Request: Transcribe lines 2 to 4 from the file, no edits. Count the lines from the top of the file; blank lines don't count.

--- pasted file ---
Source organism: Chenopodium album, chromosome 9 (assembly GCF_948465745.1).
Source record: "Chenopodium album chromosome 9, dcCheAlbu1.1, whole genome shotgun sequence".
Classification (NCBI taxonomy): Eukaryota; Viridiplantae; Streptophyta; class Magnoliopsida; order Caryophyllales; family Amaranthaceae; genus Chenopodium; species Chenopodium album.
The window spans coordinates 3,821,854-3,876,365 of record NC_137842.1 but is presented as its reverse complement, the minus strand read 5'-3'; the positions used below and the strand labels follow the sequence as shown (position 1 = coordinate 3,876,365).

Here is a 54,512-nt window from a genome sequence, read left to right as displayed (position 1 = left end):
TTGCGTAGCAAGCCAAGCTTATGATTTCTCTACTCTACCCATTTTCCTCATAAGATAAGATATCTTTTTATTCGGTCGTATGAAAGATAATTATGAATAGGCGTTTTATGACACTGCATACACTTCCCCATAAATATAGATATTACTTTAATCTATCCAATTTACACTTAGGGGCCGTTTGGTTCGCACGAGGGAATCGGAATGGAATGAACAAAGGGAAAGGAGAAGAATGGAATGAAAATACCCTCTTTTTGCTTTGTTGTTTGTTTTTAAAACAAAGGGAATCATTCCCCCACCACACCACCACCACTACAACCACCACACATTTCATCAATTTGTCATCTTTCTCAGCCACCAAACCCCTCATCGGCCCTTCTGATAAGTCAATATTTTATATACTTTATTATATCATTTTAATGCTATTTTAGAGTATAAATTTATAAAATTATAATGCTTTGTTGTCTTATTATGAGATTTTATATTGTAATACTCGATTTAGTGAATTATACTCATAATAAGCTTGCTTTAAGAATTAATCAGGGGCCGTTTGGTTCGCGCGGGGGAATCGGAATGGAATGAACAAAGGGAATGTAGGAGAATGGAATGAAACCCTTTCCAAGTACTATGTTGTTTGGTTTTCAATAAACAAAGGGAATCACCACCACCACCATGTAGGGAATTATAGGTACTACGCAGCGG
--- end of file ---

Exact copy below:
Source record: "Chenopodium album chromosome 9, dcCheAlbu1.1, whole genome shotgun sequence".
Classification (NCBI taxonomy): Eukaryota; Viridiplantae; Streptophyta; class Magnoliopsida; order Caryophyllales; family Amaranthaceae; genus Chenopodium; species Chenopodium album.
The window spans coordinates 3,821,854-3,876,365 of record NC_137842.1 but is presented as its reverse complement, the minus strand read 5'-3'; the positions used below and the strand labels follow the sequence as shown (position 1 = coordinate 3,876,365).